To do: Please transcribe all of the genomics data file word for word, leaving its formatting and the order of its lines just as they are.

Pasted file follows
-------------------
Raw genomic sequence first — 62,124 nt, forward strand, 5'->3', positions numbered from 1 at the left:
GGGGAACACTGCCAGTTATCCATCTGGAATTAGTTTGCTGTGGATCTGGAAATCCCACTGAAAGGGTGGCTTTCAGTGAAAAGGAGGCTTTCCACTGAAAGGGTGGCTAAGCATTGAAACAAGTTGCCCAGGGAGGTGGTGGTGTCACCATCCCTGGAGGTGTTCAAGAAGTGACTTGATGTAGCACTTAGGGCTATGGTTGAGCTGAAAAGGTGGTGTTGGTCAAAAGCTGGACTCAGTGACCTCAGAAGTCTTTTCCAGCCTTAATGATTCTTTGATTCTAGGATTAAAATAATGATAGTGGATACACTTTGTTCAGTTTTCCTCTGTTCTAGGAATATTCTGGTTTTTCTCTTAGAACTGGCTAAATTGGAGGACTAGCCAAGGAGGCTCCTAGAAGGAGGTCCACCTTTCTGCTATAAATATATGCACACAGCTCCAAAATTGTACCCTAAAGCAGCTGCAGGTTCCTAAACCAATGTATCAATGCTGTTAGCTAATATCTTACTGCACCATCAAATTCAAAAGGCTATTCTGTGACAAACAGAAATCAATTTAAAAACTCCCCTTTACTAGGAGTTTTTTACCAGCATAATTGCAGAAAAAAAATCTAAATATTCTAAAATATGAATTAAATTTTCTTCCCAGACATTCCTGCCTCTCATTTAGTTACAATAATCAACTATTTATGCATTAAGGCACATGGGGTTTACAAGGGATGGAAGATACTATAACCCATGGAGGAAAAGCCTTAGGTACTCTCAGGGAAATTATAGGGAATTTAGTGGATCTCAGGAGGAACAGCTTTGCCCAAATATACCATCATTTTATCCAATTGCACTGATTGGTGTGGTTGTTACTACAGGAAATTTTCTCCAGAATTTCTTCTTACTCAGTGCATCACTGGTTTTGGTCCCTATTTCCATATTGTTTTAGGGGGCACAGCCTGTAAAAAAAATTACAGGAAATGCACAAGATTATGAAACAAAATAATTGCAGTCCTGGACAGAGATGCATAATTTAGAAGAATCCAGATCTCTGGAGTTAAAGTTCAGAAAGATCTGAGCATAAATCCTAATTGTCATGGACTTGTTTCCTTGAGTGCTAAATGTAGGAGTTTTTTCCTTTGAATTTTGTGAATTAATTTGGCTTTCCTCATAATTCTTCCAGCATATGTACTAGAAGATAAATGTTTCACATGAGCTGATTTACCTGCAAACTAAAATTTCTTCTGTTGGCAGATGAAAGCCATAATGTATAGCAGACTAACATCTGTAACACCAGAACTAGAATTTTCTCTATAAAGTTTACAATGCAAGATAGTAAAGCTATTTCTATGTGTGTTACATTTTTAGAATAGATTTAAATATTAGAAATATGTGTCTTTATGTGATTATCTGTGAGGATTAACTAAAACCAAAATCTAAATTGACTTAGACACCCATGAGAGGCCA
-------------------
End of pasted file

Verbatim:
Raw genomic sequence first — 62,124 nt, forward strand, 5'->3', positions numbered from 1 at the left:
GGGGAACACTGCCAGTTATCCATCTGGAATTAGTTTGCTGTGGATCTGGAAATCCCACTGAAAGGGTGGCTTTCAGTGAAAAGGAGGCTTTCCACTGAAAGGGTGGCTAAGCATTGAAACAAGTTGCCCAGGGAGGTGGTGGTGTCACCATCCCTGGAGGTGTTCAAGAAGTGACTTGATGTAGCACTTAGGGCTATGGTTGAGCTGAAAAGGTGGTGTTGGTCAAAAGCTGGACTCAGTGACCTCAGAAGTCTTTTCCAGCCTTAATGATTCTTTGATTCTAGGATTAAAATAATGATAGTGGATACACTTTGTTCAGTTTTCCTCTGTTCTAGGAATATTCTGGTTTTTCTCTTAGAACTGGCTAAATTGGAGGACTAGCCAAGGAGGCTCCTAGAAGGAGGTCCACCTTTCTGCTATAAATATATGCACACAGCTCCAAAATTGTACCCTAAAGCAGCTGCAGGTTCCTAAACCAATGTATCAATGCTGTTAGCTAATATCTTACTGCACCATCAAATTCAAAAGGCTATTCTGTGACAAACAGAAATCAATTTAAAAACTCCCCTTTACTAGGAGTTTTTTACCAGCATAATTGCAGAAAAAAAATCTAAATATTCTAAAATATGAATTAAATTTTCTTCCCAGACATTCCTGCCTCTCATTTAGTTACAATAATCAACTATTTATGCATTAAGGCACATGGGGTTTACAAGGGATGGAAGATACTATAACCCATGGAGGAAAAGCCTTAGGTACTCTCAGGGAAATTATAGGGAATTTAGTGGATCTCAGGAGGAACAGCTTTGCCCAAATATACCATCATTTTATCCAATTGCACTGATTGGTGTGGTTGTTACTACAGGAAATTTTCTCCAGAATTTCTTCTTACTCAGTGCATCACTGGTTTTGGTCCCTATTTCCATATTGTTTTAGGGGGCACAGCCTGTAAAAAAAATTACAGGAAATGCACAAGATTATGAAACAAAATAATTGCAGTCCTGGACAGAGATGCATAATTTAGAAGAATCCAGATCTCTGGAGTTAAAGTTCAGAAAGATCTGAGCATAAATCCTAATTGTCATGGACTTGTTTCCTTGAGTGCTAAATGTAGGAGTTTTTTCCTTTGAATTTTGTGAATTAATTTGGCTTTCCTCATAATTCTTCCAGCATATGTACTAGAAGATAAATGTTTCACATGAGCTGATTTACCTGCAAACTAAAATTTCTTCTGTTGGCAGATGAAAGCCATAATGTATAGCAGACTAACATCTGTAACACCAGAACTAGAATTTTCTCTATAAAGTTTACAATGCAAGATAGTAAAGCTATTTCTATGTGTGTTACATTTTTAGAATAGATTTAAATATTAGAAATATGTGTCTTTATGTGATTATCTGTGAGGATTAACTAAAACCAAAATCTAAATTGACTTAGACACCCATGAGAGGCCA